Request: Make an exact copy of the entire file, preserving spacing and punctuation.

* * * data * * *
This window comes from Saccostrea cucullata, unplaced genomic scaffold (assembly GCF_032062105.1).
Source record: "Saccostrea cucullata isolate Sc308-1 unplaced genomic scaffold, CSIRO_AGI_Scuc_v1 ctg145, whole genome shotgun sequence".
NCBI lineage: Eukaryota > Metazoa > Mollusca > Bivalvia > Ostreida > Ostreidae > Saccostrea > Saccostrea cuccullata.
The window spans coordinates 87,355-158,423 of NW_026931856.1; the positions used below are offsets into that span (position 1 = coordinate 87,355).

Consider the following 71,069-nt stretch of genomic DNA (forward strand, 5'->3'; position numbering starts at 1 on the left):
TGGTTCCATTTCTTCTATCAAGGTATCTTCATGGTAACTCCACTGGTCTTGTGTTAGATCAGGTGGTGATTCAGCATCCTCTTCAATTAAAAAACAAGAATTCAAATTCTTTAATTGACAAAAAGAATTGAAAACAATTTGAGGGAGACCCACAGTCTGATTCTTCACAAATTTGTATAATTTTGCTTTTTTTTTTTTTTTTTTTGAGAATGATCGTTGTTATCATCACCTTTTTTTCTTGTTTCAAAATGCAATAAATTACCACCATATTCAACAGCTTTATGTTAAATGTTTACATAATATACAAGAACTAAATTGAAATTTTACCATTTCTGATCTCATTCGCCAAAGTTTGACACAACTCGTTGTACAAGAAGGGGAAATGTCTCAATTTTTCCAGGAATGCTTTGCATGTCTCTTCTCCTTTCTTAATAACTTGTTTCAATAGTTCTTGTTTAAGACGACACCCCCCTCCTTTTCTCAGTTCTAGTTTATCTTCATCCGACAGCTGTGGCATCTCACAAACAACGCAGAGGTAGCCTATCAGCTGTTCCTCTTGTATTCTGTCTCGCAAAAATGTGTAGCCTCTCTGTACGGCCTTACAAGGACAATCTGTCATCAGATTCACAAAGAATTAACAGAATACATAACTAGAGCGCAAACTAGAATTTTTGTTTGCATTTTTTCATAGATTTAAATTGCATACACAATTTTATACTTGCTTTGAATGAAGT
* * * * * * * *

This window comes from Saccostrea cucullata, unplaced genomic scaffold (assembly GCF_032062105.1).
Source record: "Saccostrea cucullata isolate Sc308-1 unplaced genomic scaffold, CSIRO_AGI_Scuc_v1 ctg145, whole genome shotgun sequence".
NCBI lineage: Eukaryota > Metazoa > Mollusca > Bivalvia > Ostreida > Ostreidae > Saccostrea > Saccostrea cuccullata.
The window spans coordinates 87,355-158,423 of NW_026931856.1; the positions used below are offsets into that span (position 1 = coordinate 87,355).

Consider the following 71,069-nt stretch of genomic DNA (forward strand, 5'->3'; position numbering starts at 1 on the left):
TGGTTCCATTTCTTCTATCAAGGTATCTTCATGGTAACTCCACTGGTCTTGTGTTAGATCAGGTGGTGATTCAGCATCCTCTTCAATTAAAAAACAAGAATTCAAATTCTTTAATTGACAAAAAGAATTGAAAACAATTTGAGGGAGACCCACAGTCTGATTCTTCACAAATTTGTATAATTTTGCTTTTTTTTTTTTTTTTTTTGAGAATGATCGTTGTTATCATCACCTTTTTTTCTTGTTTCAAAATGCAATAAATTACCACCATATTCAACAGCTTTATGTTAAATGTTTACATAATATACAAGAACTAAATTGAAATTTTACCATTTCTGATCTCATTCGCCAAAGTTTGACACAACTCGTTGTACAAGAAGGGGAAATGTCTCAATTTTTCCAGGAATGCTTTGCATGTCTCTTCTCCTTTCTTAATAACTTGTTTCAATAGTTCTTGTTTAAGACGACACCCCCCTCCTTTTCTCAGTTCTAGTTTATCTTCATCCGACAGCTGTGGCATCTCACAAACAACGCAGAGGTAGCCTATCAGCTGTTCCTCTTGTATTCTGTCTCGCAAAAATGTGTAGCCTCTCTGTACGGCCTTACAAGGACAATCTGTCATCAGATTCACAAAGAATTAACAGAATACATAACTAGAGCGCAAACTAGAATTTTTGTTTGCATTTTTTCATAGATTTAAATTGCATACACAATTTTATACTTGCTTTGAATGAAGT